Below you will find the Town’s Coyote Response Plan which will help guide residents on what to do when they see a coyote, come in contact with a coyote or when a pet or human is attacked. We urge residents to follow this guidance to understand when and how to report coyote behavior, the actions you should take and who to report the specific encounter to.
On Wednesday July 6, 2022 we hosted a virtual meeting with Dave Wattles who is a representative from the Massachusetts Division of Fisheries and Wildlife. If you would like to watch the video recording of that meeting you can click the link below. This presentation is meant to educate the public on the coyote population, their behavior and how we can safely co-exist with them.
Please click on the fact sheet below for common facts and information on Coyotes, how to safely co-exist with them, their behavior, what to do if you encounter one, effective ways to prevent conflict and more.
To find a Problem Control Agent (PAC) you can click the link below: If you have a wildlife problem that you can’t solve yourself, a PAC agent may be able to help. PAC agents are licensed individuals that act on your behalf to solve wildlife problems. PAC agents charge for their services. PAC agents are different from municipal Animal Control Officers, who mainly deal with domestic animal issues.
Information provided to Nahant from Mass Wildlife
There are many reasons why Nahant cannot control the coyote population.
According to M.G.L. Ch. 131 Sec. 58, you cannot hunt within 500 feet of an occupied dwelling or within 150 feet of a paved road. This essentially means there is no hunting in Nahant. Additionally, there is a no discharge bylaw in Nahant. With hunting being the main means of regulating wildlife populations, and it not being allowed in Nahant, our options are significantly limited. Also, due to the inherent biology of coyotes, hunting and trapping, even if virtually unlimited does very little to control coyote numbers.
The traps effective to catch coyotes, foothold traps and snares or cable restraints, were made illegal by a ballot referendum, Question 1, in 1996. This means that by law the only legal trap to use is a large box trap. Coyotes are very reluctant to enter box traps. Traps must be baited open for months to habituate a coyote to entering. A coyote may not ever be trapped, but even if one is all other coyotes in the area have been attracted to the bait in the trap and have been fed. This has the potential to make any problems worse without ever resolving an issue. That being said, it is legal to use these traps, either during the regulated season Nov 1 to Nov 30 or through a PAC agent (Problem Animal Control). However, there is virtually no trapping of coyotes in Massachusetts as a result of these restrictions.
Relocating coyotes is not an option. Relocating an animal would only move that problem somewhere else in the state. Mass Wildlife cannot prioritize people in one location over another. Additionally, it would be virtually impossible to achieve. See above for trapping. The other means of capture would be to dart and immobilize. To effectively dart a coyote, one would need to be within 15 yards of it, have it standing still in a location you can safely shoot a dart projector. This circumstance is extremely rare.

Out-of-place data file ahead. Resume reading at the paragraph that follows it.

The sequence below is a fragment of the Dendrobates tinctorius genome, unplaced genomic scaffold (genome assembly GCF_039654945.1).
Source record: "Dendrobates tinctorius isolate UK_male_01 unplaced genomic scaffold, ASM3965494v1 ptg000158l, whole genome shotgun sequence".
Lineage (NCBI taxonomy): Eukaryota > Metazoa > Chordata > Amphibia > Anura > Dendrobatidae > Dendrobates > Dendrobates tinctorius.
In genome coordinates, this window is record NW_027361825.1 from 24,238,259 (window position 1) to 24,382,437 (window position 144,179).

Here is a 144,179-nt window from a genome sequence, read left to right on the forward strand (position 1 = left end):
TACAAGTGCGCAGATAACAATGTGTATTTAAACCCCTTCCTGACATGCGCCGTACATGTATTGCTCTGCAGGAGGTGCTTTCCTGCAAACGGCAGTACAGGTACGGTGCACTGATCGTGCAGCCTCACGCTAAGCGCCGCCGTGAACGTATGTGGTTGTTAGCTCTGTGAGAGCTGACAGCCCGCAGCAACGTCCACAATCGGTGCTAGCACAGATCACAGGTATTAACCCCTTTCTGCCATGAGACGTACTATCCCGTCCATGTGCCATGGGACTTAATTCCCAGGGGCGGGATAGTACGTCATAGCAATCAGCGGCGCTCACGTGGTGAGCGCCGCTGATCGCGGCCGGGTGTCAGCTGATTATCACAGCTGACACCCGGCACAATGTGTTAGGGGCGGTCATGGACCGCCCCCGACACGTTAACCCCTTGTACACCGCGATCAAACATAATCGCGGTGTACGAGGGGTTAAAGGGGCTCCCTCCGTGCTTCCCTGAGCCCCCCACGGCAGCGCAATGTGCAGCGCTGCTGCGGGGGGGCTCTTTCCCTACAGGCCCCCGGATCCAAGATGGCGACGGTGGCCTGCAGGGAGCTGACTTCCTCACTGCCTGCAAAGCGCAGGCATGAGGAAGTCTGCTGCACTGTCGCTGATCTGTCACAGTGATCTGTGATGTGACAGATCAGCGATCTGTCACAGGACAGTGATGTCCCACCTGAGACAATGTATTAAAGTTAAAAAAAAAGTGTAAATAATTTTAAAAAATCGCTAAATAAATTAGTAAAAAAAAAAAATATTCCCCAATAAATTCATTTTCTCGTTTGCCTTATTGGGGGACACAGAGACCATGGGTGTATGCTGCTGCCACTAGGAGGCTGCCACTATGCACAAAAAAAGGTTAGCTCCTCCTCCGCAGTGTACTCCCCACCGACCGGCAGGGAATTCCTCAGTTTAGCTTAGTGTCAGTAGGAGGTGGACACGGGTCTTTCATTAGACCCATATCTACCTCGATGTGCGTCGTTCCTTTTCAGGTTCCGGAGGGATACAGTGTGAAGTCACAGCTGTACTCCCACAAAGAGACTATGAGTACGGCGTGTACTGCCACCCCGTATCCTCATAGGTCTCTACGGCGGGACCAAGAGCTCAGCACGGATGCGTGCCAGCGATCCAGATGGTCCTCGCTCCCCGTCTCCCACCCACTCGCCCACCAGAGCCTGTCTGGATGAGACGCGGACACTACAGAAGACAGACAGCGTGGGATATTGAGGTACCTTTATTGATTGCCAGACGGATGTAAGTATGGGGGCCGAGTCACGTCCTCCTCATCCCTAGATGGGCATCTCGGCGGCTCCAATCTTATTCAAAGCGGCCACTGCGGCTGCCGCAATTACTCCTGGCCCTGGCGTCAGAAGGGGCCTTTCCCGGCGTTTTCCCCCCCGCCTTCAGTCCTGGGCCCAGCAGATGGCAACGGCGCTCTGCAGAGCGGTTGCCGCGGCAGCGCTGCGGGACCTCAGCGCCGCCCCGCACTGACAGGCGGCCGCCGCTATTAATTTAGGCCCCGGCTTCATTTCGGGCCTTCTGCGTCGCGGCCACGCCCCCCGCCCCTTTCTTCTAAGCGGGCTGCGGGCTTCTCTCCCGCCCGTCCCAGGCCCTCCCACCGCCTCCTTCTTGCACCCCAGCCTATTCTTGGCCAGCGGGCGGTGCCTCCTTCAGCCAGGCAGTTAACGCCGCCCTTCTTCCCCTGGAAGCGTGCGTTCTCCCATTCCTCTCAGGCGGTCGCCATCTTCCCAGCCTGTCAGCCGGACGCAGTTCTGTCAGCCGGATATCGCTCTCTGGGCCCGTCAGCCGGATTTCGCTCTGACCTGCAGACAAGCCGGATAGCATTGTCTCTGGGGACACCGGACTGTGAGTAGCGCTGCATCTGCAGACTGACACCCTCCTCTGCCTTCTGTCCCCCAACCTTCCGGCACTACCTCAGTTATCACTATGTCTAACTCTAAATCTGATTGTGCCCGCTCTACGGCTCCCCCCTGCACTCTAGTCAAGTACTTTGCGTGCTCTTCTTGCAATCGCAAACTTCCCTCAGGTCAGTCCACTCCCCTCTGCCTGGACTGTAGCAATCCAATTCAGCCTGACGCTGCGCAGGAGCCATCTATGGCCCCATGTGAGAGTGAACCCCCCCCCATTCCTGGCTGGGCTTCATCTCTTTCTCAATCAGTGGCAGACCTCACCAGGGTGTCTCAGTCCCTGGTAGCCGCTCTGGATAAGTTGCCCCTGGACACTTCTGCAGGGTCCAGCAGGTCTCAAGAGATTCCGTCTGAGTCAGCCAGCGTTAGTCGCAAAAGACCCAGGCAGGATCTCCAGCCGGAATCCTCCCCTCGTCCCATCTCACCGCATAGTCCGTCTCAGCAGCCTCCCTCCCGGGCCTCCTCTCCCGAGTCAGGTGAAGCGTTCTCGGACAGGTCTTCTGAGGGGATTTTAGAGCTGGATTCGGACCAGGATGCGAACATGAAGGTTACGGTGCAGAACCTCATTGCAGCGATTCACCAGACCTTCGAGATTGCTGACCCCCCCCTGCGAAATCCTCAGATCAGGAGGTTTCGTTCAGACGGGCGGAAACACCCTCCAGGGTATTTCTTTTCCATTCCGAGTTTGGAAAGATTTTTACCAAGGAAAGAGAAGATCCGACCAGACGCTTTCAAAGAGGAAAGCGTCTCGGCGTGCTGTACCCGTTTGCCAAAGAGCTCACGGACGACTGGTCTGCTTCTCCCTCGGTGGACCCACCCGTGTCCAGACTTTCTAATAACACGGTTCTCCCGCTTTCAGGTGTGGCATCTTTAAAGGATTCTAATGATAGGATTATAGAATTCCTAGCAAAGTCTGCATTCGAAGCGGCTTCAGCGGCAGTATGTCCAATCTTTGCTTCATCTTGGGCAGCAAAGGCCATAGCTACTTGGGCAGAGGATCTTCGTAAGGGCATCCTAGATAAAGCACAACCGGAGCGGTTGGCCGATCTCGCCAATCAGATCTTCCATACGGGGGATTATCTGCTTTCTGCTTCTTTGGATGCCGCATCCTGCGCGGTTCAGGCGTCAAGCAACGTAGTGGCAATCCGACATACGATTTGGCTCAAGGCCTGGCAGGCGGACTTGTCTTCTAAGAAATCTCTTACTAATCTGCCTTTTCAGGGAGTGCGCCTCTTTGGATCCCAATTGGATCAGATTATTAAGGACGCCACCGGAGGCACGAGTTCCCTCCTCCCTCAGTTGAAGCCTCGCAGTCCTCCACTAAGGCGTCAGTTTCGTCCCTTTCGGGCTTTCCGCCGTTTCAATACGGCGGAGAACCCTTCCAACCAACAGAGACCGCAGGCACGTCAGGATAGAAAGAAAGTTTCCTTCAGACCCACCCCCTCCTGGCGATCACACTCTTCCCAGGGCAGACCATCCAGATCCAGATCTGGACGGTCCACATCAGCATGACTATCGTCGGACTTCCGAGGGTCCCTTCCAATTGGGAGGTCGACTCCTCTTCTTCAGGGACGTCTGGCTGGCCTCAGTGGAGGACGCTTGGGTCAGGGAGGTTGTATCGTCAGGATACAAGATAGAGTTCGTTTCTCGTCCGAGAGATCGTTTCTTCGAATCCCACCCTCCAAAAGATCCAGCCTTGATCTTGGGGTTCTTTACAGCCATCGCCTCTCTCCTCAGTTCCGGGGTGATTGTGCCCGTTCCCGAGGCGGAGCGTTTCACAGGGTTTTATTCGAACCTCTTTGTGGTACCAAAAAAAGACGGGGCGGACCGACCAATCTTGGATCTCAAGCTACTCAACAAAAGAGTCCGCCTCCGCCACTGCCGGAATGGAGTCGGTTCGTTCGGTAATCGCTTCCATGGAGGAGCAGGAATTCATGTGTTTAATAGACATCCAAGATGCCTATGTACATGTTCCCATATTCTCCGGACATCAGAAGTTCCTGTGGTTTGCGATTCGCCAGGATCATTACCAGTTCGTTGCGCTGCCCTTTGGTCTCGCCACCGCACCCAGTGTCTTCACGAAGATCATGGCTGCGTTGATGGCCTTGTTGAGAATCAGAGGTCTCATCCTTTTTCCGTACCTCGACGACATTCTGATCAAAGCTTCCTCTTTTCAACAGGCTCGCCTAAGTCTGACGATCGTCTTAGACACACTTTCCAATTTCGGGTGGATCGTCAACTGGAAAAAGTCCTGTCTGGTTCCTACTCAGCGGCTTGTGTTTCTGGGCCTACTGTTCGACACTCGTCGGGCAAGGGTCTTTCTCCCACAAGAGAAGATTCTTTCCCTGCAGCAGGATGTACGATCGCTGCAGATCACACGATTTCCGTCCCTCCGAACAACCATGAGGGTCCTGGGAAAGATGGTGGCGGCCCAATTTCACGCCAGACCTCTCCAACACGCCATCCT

Lethal Removal of a Problem Animal
It is illegal to discharge a firearm in Nahant. See above for hunting. This applies to everyone except law enforcement. Mass Wildlife employees and PAC agents cannot discharge a firearm in Nahant.
Local, state, and the Environmental Police are the only ones who could legally dispatch a coyote in Nahant. There may be only 4 Environmental Police officers covering the dozen or more towns around Nahant, not all working at the same time. They could come top Nahant multiple times and never see a coyote or if they did see one by chance, it may not be safe to dispatch it where encountered. It can take them an hour or more to respond to an immediate call regarding a coyote incident. Essentially NPD is the best option for an immediate threat.
Even if it was possible to remove an individual coyote or two, eliminating coyotes anywhere, even an isolated location like Nahant is virtually impossible. This is why the public is encouraged to change their behaviors to limit bold behavior by coyotes and prevent conflict.
There are three main components to preventing conflict with coyotes, removing all human-associated food sources, aggressively hazing coyotes, and protecting pets.
Human Associated Foods
Food around our homes, neighborhoods, and businesses is what attracts coyotes to these areas. It essentially trains coyotes and other wildlife to come around our homes to look for food, which increases the chances of encounters with people and negative encounters with pets. It also supplements natural foods and allows coyotes to exist at higher densities than they’d be able to otherwise. Removing and securing foods around our homes and businesses is essential. Human associated foods are bird feeders (both for the food reward and the animals they attract (chipmunks, squirrels, and other rodents that coyotes eat), garbage (both household and dumpsters), unsecured compost, fruit trees with fallen fruit, pets being fed outside, and people feeding strays. All these foods need to be removed. If they are, it removes the attractant from our homes and decreases the food supplementing the coyotes diet.